value π₯ is the total number of data values that are less than π₯. Since cumulative frequency is a
running total of values, the graph of the cumulative frequency will never
descend. It may have horizontal portions
where the cumulative frequency remains the same if the frequency of a group is
zero.

We will now look at an example
where we need to identify the correct representation of a data set as a cumulative
frequency graph.

A manufacturer samples the
mass, in grams, of 30 pencils from their production line. Their masses are recorded in
the table. No pencil has a mass greater
than 60 grams. Which cumulative frequency
graph correctly shows this information? Is it graph (A), (B), (C), (D),
or (E)?

In order to identify the
correct graph, we need to calculate the cumulative frequencies for the values in
the table. This will give us a running
total for values that are less than a given point. The less than value that we
will use will be the upper boundary of each class.

We begin by recognizing that
the first group in the table represents masses that are 10 grams or greater but
less than 20 grams. We can add the cumulative
frequency row to our table, which will represent pencils with a mass of less
than 20 grams, less than 30 grams, less than 40 grams, and so on. Since no pencil has a mass
greater than 60 grams, the last element of the cumulative frequency row
represents the number of pencils with masses less than 60 grams.

Recalling that cumulative
frequency is the running total, we have values of three, nine, 20, 27, and
30. Note that we calculate these
values by adding the frequency in that column to the previous cumulative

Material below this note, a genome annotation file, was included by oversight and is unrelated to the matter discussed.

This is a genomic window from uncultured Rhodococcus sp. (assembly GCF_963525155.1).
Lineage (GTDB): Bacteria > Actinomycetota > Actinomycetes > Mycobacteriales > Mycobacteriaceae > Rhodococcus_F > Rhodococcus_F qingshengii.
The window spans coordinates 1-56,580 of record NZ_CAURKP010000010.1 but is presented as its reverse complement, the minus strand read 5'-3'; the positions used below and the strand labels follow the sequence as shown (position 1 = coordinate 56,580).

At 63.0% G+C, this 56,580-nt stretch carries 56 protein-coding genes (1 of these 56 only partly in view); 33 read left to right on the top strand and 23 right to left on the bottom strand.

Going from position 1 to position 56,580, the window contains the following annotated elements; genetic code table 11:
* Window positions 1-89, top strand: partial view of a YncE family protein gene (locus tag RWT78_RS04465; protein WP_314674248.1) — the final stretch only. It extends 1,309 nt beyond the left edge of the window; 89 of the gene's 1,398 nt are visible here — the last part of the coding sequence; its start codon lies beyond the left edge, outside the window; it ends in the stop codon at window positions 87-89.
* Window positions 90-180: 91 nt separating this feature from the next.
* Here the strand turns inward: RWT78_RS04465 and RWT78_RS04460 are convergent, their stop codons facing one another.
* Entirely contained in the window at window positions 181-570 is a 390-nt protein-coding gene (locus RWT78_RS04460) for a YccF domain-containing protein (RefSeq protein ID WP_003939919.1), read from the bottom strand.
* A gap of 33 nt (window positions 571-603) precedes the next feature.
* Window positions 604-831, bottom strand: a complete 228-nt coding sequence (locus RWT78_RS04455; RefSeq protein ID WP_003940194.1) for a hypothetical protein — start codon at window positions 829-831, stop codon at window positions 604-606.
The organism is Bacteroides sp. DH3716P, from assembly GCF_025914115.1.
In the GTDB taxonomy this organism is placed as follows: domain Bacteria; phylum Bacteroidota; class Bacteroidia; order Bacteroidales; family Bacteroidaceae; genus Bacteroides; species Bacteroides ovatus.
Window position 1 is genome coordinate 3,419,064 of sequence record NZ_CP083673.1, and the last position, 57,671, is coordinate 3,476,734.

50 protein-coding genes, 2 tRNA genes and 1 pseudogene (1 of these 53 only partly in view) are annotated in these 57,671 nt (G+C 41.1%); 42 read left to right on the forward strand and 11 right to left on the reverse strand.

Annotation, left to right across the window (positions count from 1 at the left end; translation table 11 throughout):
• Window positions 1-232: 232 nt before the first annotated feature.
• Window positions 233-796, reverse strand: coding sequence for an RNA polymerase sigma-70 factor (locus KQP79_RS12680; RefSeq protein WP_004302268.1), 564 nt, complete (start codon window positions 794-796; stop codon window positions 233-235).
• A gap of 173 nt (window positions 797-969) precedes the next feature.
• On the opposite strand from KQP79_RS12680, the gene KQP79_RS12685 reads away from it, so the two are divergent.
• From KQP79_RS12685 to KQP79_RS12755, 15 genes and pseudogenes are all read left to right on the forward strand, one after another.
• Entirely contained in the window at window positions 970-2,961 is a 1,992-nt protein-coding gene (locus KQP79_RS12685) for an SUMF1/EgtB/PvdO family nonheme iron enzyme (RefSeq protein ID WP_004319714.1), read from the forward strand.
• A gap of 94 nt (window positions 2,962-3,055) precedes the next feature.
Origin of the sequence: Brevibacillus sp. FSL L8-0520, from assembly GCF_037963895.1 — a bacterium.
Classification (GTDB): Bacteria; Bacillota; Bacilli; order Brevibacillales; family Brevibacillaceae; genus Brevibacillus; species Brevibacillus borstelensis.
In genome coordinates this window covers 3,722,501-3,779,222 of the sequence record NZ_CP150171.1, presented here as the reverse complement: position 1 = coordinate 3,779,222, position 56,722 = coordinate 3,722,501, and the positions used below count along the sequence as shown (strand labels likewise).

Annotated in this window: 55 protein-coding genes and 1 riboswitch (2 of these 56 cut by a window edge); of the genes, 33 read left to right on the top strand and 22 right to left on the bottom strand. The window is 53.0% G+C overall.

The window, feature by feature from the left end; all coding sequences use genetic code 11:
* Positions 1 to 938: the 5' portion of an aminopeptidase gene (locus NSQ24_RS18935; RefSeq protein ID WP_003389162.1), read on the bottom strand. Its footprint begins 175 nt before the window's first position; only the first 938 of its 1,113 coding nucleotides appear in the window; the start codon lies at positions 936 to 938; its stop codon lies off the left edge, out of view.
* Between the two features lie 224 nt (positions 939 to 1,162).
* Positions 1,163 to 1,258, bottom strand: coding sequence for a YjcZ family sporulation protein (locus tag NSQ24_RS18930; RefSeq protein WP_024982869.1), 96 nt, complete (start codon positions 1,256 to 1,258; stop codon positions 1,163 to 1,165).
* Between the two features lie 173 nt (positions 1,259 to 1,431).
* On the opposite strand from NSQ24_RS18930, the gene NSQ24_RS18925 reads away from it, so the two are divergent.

frequency value. The final cumulative frequency
will be the same as the total frequency. In this case, this will be the
value 30, since 30 pencils were sampled.

When drawing or identifying the
cumulative frequency graph in this context, we have the mass on the π₯-axis and
cumulative frequency on the π¦-axis. The π₯-coordinate values will
be the less than mass values or the upper boundaries of each class. This allows us to use a
cumulative frequency curve to identify values that are less than any particular
value. The coordinates that would be
plotted can be given as 10, zero; 20, three; 30, nine; 40, 20; 50, 27; and 60,
30. As previously stated, the
π₯-coordinate is the upper boundary of each group and the π¦-coordinate is the
corresponding cumulative frequency. The graph that matches these
coordinates is that of graph (B). And so this is the cumulative
frequency graph for the given information.

Whilst graphs (A), (D), and (E) are
cumulative frequency graphs, they do not match the data in the table. Graph (C) is a frequency polygon
and is not a cumulative frequency graph. When creating a cumulative
frequency diagram, it is preferable to join the points with a smooth curve, rather
than with straight lines. This gives us a better
approximation for the data and allows us to make more accurate estimations for
cumulative frequencies that do not lie on boundaries of classes.

We will now see an example of this,
where we are given a cumulative frequency graph and we use it to help us estimate
values that are less than, greater than, or equal to particular values.

Mason took a sample of 100
balls from a box. He weighed each ball and
recorded its weight in the table. He used the data to draw the
cumulative frequency graph shown on the grid. Estimate how many balls had a